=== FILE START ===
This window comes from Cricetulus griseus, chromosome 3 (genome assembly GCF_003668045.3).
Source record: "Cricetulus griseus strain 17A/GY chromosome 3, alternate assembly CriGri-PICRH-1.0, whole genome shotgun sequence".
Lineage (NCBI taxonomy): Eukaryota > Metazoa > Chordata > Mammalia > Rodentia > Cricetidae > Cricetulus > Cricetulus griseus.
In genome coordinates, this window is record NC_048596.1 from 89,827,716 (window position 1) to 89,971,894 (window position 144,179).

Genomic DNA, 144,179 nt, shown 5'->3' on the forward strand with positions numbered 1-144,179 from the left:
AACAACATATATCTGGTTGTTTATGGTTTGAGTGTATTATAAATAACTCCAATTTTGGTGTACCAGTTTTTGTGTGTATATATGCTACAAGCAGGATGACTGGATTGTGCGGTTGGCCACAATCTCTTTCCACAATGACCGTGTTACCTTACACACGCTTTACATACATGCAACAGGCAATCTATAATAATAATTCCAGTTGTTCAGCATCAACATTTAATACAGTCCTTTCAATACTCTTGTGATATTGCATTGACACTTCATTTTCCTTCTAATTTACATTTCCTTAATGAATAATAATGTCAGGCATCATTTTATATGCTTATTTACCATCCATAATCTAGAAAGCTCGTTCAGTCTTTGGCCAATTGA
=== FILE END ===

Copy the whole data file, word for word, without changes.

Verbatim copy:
This window comes from Cricetulus griseus, chromosome 3 (genome assembly GCF_003668045.3).
Source record: "Cricetulus griseus strain 17A/GY chromosome 3, alternate assembly CriGri-PICRH-1.0, whole genome shotgun sequence".
Lineage (NCBI taxonomy): Eukaryota > Metazoa > Chordata > Mammalia > Rodentia > Cricetidae > Cricetulus > Cricetulus griseus.
In genome coordinates, this window is record NC_048596.1 from 89,827,716 (window position 1) to 89,971,894 (window position 144,179).

Genomic DNA, 144,179 nt, shown 5'->3' on the forward strand with positions numbered 1-144,179 from the left:
AACAACATATATCTGGTTGTTTATGGTTTGAGTGTATTATAAATAACTCCAATTTTGGTGTACCAGTTTTTGTGTGTATATATGCTACAAGCAGGATGACTGGATTGTGCGGTTGGCCACAATCTCTTTCCACAATGACCGTGTTACCTTACACACGCTTTACATACATGCAACAGGCAATCTATAATAATAATTCCAGTTGTTCAGCATCAACATTTAATACAGTCCTTTCAATACTCTTGTGATATTGCATTGACACTTCATTTTCCTTCTAATTTACATTTCCTTAATGAATAATAATGTCAGGCATCATTTTATATGCTTATTTACCATCCATAATCTAGAAAGCTCGTTCAGTCTTTGGCCAATTGA